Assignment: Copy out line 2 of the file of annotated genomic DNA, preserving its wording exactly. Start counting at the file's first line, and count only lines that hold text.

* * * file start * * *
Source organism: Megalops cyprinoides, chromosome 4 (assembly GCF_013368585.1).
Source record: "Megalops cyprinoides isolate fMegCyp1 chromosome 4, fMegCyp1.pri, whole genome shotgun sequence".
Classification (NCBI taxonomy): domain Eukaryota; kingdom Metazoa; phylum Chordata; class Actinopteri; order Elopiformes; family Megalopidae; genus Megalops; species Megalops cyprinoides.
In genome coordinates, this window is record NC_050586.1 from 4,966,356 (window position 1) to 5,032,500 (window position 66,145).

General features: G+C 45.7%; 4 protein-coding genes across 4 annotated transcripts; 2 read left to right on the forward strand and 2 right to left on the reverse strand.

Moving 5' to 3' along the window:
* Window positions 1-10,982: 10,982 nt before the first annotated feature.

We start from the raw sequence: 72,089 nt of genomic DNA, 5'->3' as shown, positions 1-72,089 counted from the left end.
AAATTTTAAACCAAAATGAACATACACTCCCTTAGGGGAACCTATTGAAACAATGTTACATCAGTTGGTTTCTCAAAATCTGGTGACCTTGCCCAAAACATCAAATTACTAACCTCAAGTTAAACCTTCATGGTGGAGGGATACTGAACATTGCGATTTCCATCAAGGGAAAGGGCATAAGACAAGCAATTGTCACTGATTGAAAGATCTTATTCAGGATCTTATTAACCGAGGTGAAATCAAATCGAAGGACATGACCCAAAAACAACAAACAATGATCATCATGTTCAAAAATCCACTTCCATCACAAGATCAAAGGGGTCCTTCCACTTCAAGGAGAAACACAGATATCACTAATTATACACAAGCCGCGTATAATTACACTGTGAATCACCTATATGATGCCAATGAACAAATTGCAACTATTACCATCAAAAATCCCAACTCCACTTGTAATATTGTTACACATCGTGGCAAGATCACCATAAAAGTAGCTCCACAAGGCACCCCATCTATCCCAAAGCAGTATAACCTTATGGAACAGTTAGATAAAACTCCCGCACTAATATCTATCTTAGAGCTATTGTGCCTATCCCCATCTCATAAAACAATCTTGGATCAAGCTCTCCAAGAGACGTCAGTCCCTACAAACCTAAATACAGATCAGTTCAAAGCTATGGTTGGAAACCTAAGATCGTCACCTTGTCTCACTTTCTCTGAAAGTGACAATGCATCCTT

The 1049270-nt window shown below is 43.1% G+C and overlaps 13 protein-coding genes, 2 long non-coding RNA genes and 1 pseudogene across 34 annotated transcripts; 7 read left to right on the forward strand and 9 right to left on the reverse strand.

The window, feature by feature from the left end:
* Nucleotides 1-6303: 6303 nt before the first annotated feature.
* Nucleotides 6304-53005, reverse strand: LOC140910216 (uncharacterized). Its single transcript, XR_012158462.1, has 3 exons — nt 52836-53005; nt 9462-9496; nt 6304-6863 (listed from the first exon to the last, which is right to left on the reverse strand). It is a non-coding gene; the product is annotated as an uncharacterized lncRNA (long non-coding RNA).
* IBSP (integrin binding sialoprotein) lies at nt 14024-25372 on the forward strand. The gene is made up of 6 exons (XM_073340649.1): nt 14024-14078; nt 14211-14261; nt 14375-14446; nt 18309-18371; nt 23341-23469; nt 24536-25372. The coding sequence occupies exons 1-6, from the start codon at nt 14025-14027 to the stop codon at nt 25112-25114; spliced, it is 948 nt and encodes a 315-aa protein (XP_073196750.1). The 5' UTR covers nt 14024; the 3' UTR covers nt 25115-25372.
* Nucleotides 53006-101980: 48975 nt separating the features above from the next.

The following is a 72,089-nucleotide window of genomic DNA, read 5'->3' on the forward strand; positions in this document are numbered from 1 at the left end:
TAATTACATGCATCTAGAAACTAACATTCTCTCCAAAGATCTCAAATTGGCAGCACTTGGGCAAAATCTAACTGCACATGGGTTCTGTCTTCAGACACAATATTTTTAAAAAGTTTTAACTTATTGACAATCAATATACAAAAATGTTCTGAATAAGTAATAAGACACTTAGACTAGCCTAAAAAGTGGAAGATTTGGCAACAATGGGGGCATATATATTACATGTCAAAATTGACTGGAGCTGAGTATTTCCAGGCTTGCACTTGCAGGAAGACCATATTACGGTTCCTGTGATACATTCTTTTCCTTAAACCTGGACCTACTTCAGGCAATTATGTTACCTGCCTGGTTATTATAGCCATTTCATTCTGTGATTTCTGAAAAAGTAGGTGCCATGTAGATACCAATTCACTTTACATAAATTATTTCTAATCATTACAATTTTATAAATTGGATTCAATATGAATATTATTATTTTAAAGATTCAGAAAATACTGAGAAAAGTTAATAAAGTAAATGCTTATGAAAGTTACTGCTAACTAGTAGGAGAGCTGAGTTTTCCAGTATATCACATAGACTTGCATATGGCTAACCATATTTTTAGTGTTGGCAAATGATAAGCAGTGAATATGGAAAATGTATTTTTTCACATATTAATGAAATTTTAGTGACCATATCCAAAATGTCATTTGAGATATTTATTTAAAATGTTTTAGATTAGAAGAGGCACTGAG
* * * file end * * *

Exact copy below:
Source record: "Megalops cyprinoides isolate fMegCyp1 chromosome 4, fMegCyp1.pri, whole genome shotgun sequence".